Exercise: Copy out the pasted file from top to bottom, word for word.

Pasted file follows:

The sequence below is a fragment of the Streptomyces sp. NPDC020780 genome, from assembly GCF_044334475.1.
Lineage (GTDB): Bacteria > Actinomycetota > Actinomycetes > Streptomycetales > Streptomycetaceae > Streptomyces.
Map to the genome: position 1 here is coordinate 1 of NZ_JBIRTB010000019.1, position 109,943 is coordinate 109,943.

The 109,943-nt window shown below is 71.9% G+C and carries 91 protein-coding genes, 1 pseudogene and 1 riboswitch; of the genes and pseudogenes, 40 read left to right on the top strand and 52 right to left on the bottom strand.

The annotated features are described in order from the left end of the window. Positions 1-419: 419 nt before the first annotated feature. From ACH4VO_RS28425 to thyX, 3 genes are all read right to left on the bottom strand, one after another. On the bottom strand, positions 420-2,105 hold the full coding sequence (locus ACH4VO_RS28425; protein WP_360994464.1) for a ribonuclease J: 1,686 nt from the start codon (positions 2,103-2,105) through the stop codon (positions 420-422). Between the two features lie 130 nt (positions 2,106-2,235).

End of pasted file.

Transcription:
The sequence below is a fragment of the Streptomyces sp. NPDC020780 genome, from assembly GCF_044334475.1.
Lineage (GTDB): Bacteria > Actinomycetota > Actinomycetes > Streptomycetales > Streptomycetaceae > Streptomyces.
Map to the genome: position 1 here is coordinate 1 of NZ_JBIRTB010000019.1, position 109,943 is coordinate 109,943.

The 109,943-nt window shown below is 71.9% G+C and carries 91 protein-coding genes, 1 pseudogene and 1 riboswitch; of the genes and pseudogenes, 40 read left to right on the top strand and 52 right to left on the bottom strand.

The annotated features are described in order from the left end of the window. Positions 1-419: 419 nt before the first annotated feature. From ACH4VO_RS28425 to thyX, 3 genes are all read right to left on the bottom strand, one after another. On the bottom strand, positions 420-2,105 hold the full coding sequence (locus ACH4VO_RS28425; protein WP_360994464.1) for a ribonuclease J: 1,686 nt from the start codon (positions 2,103-2,105) through the stop codon (positions 420-422). Between the two features lie 130 nt (positions 2,106-2,235).